Australians aged 30 and older are eligible for fourth COVID-19 booster. What do we know about it and when can you get it?

Australians aged 30 and older are now eligible for a fourth dose of the COVID-19 vaccine.

The decision comes after recommendations from the Australian Technical Advisory Group on Immunisation (ATAGI) were accepted by the government earlier this afternoon.

While confirming the eligibility expansion, Health Minister Mark Butler announced 7.4 million people can get their fourth dose from July 11. 

Here’s where things are currently at.

Who is eligible for a fourth COVID jab?

ATAGI specifically recommended the shot for people over 50, while people aged 30 to 49 may choose to have a fourth dose.

Mr Butler said there was “a strong case” for Australians under 65 to receive the additional booster shot.

He also said there was an “open question” about whether young, healthy people needed it.

Under the previous guidelines, the fourth dose was available to people aged over 65, aged care residents, Aboriginal and Torres Strait Islander people aged 50 and older, people with a disability, the immunocompromised and anyone over 16 with a medical condition that increases the risk of severe COVID-19.

What if I’m under 30?

ATAGI did not support making the fourth dose available to healthy adults under the age of 30 years as it was not clear whether the benefits outweighed the risks in this population group.

When can I get the fourth jab?

The fourth dose will be available to those who are newly eligible from Monday, July 11.

How long do I need to wait after my last dose?

Four months.

But if you’ve had COVID-19 since receiving your booster shot, you have to wait until four months after you acquired the infection.

People may be able to receive the vaccine after a shorter interval in special circumstances, but that wait time cannot be less than three months. 

Which vaccine should I get for my fourth shot?

Pfizer and Moderna — both of which as mRNA vaccines — are ATAGI’s preferred vaccines.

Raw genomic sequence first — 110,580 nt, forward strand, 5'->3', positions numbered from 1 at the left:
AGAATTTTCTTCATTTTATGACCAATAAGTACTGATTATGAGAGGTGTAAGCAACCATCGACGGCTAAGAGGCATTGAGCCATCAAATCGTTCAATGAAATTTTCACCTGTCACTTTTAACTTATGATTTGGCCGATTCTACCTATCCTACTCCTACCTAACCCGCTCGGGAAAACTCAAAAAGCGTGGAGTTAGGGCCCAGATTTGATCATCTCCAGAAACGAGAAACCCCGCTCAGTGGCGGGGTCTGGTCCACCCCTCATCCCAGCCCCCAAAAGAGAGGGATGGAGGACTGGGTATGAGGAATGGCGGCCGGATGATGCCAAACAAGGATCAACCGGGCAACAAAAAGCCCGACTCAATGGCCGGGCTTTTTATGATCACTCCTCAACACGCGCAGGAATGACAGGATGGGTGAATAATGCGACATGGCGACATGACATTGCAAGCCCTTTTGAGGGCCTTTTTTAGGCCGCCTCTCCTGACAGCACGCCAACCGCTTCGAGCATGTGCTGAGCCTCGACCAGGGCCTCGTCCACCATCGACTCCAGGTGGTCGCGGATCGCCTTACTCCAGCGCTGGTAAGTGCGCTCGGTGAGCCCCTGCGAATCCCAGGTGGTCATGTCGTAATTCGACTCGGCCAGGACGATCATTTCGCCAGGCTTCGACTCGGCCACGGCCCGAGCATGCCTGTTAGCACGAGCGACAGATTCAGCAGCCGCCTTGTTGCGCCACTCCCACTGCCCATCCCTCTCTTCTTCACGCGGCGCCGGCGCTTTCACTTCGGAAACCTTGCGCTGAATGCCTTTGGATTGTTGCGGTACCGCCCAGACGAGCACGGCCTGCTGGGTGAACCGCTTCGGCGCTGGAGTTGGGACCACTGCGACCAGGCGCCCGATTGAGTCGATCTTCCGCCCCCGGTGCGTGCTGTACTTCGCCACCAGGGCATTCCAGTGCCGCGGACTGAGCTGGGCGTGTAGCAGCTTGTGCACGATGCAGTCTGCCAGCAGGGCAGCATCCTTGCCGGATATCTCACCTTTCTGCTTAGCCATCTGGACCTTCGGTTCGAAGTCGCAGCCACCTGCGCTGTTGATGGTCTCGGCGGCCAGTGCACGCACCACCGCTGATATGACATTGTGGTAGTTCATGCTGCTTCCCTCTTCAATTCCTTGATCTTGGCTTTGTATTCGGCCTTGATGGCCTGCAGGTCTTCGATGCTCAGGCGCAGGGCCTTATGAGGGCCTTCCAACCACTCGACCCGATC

But the AstraZeneca vaccine can be used when someone can’t have an mRNA vaccine for medical reasons or if they decline one. 

Novavax is also approved to be administered as a fourth dose, but only if no other vaccine is considered suitable for that person. 

How many people have had three or more doses?

Almost 14 million people in Australia aged 16 and over have received three or more doses of COVID-19 vaccine.

That works out to be about 70.6 per cent of people currently eligible for the booster shot, according to the latest federal update, which takes in data from the Australia Immunisation Register collected up until 11.59pm on Tuesday.

How many people have had four or more doses?

According to the latest federal update, more than 2.4 million.

Of those, more than 2.1 million are people aged 65 and older.

The number of people eligible for a winter dose changes from day to day, because people become only eligible for the winter booster four months after they received their third dose.

Why weren’t fourth doses recommended for everyone before?

In a statement, ATAGI said there was “insufficient evidence of the benefits of an additional booster dose” to recommend them for people who don’t fall into those categories listed above. 

“Protection against infection wanes after the first booster dose,” its statement says.

“However, protection against severe disease (rather than all infection) is relatively well maintained, especially in young healthy populations.”

Essentially, ATAGI is saying that while people outside those four groups may get sick from COVID-19, there’s a lower risk they’ll become severely ill from the virus. 

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